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Petersburg to reconsider TBPA budget request


The Petersburg Borough Assembly is poised to reconsider action it took at their most recent regular meeting on Tuesday, Feb. 19 in a vote that denied Thomas Bay Power Authority General Manager Paul Southland the ability to extend his budgetary spending for office manager Rhonda Christian’s position.

The Assembly voted 4-3 during that meeting to deny Southland the option to increase his spending under his 2013 budget for the purpose of insuring Christian’s husband.

Christian, who recently got married, insured her spouse under the city’s Blue Cross health plan. As a result of the additional expense of insuring her husband, the budget related to TBPA’s Operations, Supervision and Engineering line items rose to $116,820 – an overage of $6,820.

Southland addressed the Assembly regarding a series of three options available to him: reduce Christian’s hours down from 40 hours per week to 32, authorize TBPA to use money from the ARECA Insurance Exchange to make up the difference, or have the Borough’s split the difference to help fund her position.

Reducing Christian’s hours was a last-resort measure for Southland.

“We felt it was inappropriate to change working conditions for one of our employees to fit within the budget, based on a change in her marital status,” Southland told the Assembly. “The budget was formed when our office manager was (single) and she is married now. Our IBEW contract requires that we cover both the spouse and their mate with health insurance … we build our budget very tight and this took us to a point that was going to take us over that budget. What we are asking for is spending authority beyond $110,000.”

In discussion and debate, Petersburg Municipal Power and Light superintendent Joe Nelson questioned Christian’s marital status as a reason for the increase.

“This is going to be an extra $10,000 out of Petersburg’s budget to fund somebody’s spouse, if I’m understanding this right, because of the increased cost of the insurance?” Nelson asked.

“We’re asking for a total of $10,000 increase in spending authority,” Southland replied. “Half of that would potentially be the Borough of Petersburg’s responsibility … we have $5,821 from other sources that have come into our account. As I understand our ordinance, we derive our spending authority through our two communities, so I am looking for your approval to increase our spending authority.”

The $5,821 amount is related to an insurance rebate returned to TBPA received in January.

Southland originally brought the issue to the TBPA Board of Commissioners during their last meeting and was given unanimous approval to submit a series of options to the Borough Assemblies of both Petersburg and Wrangell, the groups who authorize the TBPA budget each year.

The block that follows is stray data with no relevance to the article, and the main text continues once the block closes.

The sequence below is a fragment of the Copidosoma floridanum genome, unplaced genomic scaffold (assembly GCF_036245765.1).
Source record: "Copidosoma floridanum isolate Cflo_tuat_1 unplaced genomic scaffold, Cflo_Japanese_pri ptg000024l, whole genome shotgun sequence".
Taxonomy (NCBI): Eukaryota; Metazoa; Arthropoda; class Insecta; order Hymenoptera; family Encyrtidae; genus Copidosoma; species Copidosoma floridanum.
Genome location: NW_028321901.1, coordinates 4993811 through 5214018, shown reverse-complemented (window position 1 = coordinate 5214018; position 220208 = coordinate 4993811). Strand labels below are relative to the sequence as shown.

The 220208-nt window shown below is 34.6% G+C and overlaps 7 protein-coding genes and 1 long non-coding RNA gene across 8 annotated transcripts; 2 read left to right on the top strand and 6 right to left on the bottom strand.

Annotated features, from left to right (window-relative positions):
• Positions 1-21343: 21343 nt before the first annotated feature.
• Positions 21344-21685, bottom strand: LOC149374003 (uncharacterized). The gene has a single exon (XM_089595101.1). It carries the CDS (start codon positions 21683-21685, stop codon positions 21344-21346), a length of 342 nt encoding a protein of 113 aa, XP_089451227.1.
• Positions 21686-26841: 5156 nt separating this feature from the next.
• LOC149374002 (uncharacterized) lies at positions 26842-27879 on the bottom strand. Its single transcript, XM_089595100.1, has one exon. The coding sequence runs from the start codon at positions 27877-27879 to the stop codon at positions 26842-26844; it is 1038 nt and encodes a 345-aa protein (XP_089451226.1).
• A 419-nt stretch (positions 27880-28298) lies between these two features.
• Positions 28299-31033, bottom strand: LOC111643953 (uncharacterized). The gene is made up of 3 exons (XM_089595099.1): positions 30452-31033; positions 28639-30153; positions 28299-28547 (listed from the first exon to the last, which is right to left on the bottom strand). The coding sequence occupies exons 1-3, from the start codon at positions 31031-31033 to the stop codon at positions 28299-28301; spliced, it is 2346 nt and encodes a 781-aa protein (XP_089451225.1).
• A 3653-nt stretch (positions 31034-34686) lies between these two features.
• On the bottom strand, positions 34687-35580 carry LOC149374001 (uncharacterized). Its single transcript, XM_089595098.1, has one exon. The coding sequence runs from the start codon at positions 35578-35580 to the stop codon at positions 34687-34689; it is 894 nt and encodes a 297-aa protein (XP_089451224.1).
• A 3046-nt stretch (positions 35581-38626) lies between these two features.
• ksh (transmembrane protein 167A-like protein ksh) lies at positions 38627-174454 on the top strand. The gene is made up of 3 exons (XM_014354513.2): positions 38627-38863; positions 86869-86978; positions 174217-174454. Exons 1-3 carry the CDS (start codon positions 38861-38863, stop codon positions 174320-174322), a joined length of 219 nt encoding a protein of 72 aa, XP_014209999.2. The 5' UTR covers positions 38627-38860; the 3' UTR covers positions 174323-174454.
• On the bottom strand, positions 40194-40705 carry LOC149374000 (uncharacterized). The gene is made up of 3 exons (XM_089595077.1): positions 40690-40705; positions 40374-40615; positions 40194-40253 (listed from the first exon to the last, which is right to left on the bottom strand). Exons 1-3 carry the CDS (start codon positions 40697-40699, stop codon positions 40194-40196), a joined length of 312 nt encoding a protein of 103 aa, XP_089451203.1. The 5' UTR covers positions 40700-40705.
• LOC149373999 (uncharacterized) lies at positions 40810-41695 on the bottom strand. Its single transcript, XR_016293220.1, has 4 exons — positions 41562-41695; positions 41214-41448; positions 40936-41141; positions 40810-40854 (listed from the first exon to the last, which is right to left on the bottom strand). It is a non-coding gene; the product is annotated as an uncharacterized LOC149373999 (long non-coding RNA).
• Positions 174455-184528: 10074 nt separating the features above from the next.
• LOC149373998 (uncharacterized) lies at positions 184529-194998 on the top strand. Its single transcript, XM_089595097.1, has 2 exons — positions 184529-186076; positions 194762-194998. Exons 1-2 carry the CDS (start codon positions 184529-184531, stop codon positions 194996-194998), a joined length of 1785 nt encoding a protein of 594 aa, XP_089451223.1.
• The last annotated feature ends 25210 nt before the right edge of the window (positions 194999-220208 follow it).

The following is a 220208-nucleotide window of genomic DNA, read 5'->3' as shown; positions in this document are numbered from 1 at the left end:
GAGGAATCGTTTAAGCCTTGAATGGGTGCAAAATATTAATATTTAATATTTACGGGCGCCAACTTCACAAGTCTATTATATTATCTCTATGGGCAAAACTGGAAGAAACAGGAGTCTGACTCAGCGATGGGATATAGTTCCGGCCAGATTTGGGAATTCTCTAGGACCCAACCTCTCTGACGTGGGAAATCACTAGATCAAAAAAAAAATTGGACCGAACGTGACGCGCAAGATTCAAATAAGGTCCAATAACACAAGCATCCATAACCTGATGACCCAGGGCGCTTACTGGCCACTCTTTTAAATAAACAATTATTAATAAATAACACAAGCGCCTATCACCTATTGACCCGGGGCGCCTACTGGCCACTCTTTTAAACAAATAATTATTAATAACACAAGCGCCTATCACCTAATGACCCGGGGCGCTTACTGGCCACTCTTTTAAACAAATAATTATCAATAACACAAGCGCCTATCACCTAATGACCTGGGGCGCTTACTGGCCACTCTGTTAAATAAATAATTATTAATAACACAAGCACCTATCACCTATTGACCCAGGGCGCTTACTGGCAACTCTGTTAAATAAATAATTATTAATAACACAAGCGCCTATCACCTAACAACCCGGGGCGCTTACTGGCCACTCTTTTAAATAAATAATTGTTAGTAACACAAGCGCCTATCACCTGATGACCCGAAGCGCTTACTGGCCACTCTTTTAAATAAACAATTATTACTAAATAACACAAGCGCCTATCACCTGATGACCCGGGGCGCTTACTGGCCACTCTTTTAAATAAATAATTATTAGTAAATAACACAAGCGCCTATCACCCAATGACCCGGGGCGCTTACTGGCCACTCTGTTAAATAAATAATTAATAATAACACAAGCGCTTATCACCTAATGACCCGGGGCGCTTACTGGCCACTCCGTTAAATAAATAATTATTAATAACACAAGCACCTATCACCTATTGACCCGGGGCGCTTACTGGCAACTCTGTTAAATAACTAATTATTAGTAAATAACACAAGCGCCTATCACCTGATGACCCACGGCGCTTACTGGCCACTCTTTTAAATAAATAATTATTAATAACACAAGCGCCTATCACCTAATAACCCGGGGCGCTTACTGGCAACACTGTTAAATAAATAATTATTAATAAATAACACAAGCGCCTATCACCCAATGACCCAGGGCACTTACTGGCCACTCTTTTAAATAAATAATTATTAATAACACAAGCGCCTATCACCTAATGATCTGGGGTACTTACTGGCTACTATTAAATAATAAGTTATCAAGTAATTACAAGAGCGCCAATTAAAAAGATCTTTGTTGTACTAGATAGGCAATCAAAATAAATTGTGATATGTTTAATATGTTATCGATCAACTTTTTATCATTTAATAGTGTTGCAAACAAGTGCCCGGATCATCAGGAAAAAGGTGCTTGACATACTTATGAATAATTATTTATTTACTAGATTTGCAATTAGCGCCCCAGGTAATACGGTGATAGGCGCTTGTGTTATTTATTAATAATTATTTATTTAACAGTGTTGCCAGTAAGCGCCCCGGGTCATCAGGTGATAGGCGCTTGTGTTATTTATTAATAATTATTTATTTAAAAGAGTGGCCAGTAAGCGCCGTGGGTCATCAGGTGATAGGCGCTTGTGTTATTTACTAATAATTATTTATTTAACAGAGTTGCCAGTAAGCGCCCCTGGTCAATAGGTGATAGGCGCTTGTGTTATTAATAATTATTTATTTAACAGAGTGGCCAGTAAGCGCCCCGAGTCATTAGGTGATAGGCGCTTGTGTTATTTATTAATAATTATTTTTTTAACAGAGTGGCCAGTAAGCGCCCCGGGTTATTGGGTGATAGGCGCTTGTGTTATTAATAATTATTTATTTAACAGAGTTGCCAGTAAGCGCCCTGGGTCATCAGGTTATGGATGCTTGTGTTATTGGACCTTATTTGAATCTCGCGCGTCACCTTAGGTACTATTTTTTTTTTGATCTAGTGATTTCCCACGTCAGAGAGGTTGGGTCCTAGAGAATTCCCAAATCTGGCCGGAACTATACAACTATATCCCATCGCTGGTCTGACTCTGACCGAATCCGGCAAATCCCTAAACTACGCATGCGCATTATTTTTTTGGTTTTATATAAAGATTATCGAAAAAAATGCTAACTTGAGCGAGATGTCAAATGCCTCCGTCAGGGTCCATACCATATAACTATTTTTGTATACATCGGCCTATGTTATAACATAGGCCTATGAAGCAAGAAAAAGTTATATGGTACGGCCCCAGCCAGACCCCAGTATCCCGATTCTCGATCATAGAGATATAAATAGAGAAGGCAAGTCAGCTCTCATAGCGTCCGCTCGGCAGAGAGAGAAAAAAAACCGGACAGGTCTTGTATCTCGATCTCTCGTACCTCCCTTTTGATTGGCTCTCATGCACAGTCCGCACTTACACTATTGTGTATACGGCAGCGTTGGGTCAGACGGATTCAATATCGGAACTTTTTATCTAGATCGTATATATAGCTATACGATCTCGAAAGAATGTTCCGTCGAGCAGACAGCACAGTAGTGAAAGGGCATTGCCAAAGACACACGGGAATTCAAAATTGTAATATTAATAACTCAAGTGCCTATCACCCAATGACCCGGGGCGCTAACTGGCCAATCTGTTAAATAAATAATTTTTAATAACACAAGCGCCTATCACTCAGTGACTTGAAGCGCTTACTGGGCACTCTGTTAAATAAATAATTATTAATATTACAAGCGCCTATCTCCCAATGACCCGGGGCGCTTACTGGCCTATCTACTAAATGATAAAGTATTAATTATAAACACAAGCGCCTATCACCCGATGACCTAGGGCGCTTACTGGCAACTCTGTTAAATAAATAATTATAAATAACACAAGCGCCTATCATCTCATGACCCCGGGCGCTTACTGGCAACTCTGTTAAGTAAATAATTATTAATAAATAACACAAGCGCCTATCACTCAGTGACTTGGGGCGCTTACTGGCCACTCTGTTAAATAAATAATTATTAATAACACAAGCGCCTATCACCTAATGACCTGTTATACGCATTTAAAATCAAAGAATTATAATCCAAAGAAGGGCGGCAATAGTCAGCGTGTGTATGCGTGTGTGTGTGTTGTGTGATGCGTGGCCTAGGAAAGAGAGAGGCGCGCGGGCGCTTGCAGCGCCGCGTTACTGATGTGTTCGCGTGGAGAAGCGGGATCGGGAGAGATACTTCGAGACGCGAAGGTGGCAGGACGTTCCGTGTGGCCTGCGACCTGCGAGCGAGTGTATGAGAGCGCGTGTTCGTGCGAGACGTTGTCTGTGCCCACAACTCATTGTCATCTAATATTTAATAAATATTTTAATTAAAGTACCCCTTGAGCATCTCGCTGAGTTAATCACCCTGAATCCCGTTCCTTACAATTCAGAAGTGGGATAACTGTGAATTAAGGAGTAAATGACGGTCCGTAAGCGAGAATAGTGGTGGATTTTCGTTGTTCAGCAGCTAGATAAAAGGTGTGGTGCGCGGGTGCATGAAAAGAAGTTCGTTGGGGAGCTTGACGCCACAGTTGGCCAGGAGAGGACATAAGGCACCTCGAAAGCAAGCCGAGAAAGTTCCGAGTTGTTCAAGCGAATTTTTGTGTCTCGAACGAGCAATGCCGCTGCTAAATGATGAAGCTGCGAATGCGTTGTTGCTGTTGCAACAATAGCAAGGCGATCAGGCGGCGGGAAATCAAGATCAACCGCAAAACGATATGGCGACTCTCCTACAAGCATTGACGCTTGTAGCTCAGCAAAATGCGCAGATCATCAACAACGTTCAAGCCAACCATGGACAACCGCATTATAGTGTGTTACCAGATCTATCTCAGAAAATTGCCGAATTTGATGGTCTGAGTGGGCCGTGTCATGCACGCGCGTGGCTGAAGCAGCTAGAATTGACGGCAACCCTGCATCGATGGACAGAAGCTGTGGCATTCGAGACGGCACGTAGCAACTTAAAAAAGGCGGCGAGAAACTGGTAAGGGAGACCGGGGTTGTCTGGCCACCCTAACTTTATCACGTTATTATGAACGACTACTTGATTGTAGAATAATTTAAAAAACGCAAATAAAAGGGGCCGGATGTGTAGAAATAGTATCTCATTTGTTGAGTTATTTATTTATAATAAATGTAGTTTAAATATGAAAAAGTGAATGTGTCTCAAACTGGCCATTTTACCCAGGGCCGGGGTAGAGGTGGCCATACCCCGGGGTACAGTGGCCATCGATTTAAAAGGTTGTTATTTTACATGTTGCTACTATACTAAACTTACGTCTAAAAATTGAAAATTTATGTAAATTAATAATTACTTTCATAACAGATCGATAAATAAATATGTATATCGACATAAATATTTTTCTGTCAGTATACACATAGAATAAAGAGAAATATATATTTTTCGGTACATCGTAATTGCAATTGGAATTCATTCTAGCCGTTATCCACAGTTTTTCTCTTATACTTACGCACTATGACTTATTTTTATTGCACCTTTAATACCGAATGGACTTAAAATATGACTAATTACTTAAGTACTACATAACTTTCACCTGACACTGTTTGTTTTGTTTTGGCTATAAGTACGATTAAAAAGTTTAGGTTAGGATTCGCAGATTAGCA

Nelson also added that he thought a reduction in hours for Christian was the most viable option.

“During discussion, before the commission took its vote, we did discuss reducing hours,” Nelson said. “In my opinion, because that money would come out of my power and light budget, yes, they could reduce hours without any major impact to the office.”

Southland replied to that assertion after questioning by the Assembly.

“I can tell you that would be detrimental to our operations and that the Thomas Bay Power Authority Commission felt the same way,” Southland replied.

After a motion to approve the budget amendment was made and seconded, the Assembly voted 4-3 against extending Southland’s spending limits, with Mayor Mark Jensen and members Sue Flint, John Havrilek and Kurt Wohlhueter voting against the plan.

At that point, Hoag, who is a retired attorney, spoke up and asked for a second look.

“Mr. Mayor, I would ask that we have a little more discussion and reconsider this item,” Hoag said. “I am deeply troubled by the fact that, it sounds to me by admission, we are telling Thomas Bay that they have to cut somebody’s hours because they had a change in marital status. I am deeply concerned with the potential of that being challenged legally.”

Mayor Jensen then questioned that request by Hoag, saying, “I don’t know, if you voted on the losing side of the vote, that you can open it up for discussion again. I think it has to come from somebody on the prevailing side.”

The Assembly then took up a plan for reconsideration after a motion by Flint, with a second by Strand. The motion passed 6-1, with Havrilek voting “no.”

That reconsideration will take place during the next Borough Assembly meeting scheduled for March 4.


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